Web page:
TRB also leveraged its innovative new automated press cure process developed specifically for thermoset materials. “We have a strong history in terms of press manufacturing in both aluminum and composite,” he explains. “We have focused a lot of our energy on that, and we developed a system that we call FPC, or fast press cure.”
The FPC process is designed for speed and automation, using robotics and a heating system that cures a part in minutes compared to an hours-long manual process; this specific part is said to take 11 minutes from mold open to mold open.
The process is vertically integrated. The carbon fiber fabric is impregnated with the aforementioned specialty resin system, and then the prepreg is cut and pulled onto a matched metal tool by automated pick-and-place robots for cure through the FPC process. The part is then robotically machined and assembled per customer specification, including deflash, bonding of inserts and gasket placement.
“Essentially, fabric goes in one end and a finished component goes out the other end,” Dugmore says. “But what’s unique about this is that we’re actually manufacturing material for our own usage and not for distribution,” he adds, “which is very different from material manufacturers.” One benefit of this is that the prepreg is made directly for use within minutes, which eliminates the time, equipment and packaging needed to store or freeze the prepreg.
In addition, according to the U.K. Department of International Trade, for some components of its battery covers, TRB is using a sugar-based resin that is 100% derived from agricultural waste biomass, shipped from its U.K. facility.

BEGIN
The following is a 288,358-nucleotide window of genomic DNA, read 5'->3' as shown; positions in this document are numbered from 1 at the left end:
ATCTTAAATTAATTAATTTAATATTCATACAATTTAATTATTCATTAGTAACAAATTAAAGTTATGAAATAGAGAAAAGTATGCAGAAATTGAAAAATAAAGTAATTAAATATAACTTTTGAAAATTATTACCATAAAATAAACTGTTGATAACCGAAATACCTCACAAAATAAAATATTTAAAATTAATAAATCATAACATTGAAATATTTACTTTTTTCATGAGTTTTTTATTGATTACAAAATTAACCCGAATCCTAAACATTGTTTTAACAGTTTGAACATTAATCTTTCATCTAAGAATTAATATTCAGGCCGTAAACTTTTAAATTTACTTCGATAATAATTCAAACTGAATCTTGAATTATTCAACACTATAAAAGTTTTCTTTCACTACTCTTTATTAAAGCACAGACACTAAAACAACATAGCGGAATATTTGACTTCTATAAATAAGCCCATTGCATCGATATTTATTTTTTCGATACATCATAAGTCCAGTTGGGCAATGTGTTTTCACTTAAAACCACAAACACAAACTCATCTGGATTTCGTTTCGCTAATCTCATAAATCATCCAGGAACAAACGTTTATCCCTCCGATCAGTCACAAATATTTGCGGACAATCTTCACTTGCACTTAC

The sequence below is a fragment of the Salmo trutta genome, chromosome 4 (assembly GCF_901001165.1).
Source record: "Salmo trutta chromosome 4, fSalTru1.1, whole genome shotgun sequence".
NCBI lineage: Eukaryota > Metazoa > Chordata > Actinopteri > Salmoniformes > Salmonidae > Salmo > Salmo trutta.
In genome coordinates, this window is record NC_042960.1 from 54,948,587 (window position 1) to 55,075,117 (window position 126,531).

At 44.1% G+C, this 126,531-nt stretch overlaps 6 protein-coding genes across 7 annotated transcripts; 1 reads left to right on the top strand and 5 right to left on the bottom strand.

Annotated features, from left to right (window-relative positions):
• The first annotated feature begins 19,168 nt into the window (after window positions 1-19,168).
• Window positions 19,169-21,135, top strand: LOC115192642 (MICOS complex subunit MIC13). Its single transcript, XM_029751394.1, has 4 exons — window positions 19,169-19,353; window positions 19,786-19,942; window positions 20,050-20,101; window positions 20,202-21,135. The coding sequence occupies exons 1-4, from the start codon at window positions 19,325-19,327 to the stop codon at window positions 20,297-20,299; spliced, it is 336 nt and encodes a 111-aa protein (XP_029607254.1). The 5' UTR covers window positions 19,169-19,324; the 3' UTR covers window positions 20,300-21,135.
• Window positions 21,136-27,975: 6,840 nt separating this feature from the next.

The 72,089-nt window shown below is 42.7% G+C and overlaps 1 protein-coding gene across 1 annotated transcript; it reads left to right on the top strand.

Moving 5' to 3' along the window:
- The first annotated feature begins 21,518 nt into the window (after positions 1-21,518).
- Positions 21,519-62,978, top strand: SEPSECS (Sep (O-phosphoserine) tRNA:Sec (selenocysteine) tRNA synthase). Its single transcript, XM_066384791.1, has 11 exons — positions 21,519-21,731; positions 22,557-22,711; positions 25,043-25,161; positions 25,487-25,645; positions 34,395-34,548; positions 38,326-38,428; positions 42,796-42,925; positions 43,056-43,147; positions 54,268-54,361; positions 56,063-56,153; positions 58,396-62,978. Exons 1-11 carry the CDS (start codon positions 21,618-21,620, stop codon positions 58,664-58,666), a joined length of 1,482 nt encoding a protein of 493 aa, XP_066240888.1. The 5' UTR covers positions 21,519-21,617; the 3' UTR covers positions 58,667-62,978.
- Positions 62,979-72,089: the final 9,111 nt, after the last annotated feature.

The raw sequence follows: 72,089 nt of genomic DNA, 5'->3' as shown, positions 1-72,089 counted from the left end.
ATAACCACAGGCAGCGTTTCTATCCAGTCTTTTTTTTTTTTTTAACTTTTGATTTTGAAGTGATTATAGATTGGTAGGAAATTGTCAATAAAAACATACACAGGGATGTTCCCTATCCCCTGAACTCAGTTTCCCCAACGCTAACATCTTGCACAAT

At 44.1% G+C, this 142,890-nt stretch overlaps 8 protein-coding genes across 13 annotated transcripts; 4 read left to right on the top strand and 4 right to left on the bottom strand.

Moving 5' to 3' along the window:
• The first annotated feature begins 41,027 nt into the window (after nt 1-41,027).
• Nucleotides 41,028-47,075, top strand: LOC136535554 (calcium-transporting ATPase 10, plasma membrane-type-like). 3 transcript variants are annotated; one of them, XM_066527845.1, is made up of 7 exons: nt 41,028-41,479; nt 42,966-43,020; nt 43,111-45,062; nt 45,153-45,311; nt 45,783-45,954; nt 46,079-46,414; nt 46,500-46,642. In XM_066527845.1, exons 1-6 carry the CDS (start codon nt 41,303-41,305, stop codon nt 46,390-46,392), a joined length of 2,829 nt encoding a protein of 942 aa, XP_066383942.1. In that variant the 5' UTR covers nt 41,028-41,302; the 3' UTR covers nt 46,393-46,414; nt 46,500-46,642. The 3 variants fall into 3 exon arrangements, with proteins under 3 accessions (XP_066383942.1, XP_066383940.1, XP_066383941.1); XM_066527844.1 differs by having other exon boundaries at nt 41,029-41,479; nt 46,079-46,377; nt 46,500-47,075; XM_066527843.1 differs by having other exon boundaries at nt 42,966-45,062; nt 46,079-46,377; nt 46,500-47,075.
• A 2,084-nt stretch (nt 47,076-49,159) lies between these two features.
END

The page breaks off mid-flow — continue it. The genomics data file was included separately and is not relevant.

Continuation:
The new resin system enables new opportunities, as well, according to Sandra McQueen, chief marketing officer at TRB. “You have the ability to tweak the resin system in real-time, as you produce test parts, which means we can ensure it meets the requirements of the application. You’re also able to control the supply chain, which allows you to move faster and potentially decrease cost. These decisions and many more help unlock the possibilities for high-volume composites.”
Approaching serial production and beyond
During the alpha testing stage, the prototype covers were built and tested against FST and deflection requirements. The prototype stage was rapid, Dugmore says — prototyping and testing were done in parallel, with one iteration undergoing testing even as another iteration was under development. The final iteration included the addition of plies to the bottom cover for thermal insulation, electrical insulation and EMI shielding.
The alpha stage was followed by a beta manufacturing stage, with the expectation of going into full production by the first quarter of 2021.
Dugmore adds that TRB is in discussions with other potential customers about applying the new epoxy prepreg and FPC process in other enclosure applications. TRB’s goal is to position the U.S. facility for more mid- and high-volume battery enclosure projects going forward. The company also plans to add additional automated lines to the facility as it brings on more customers.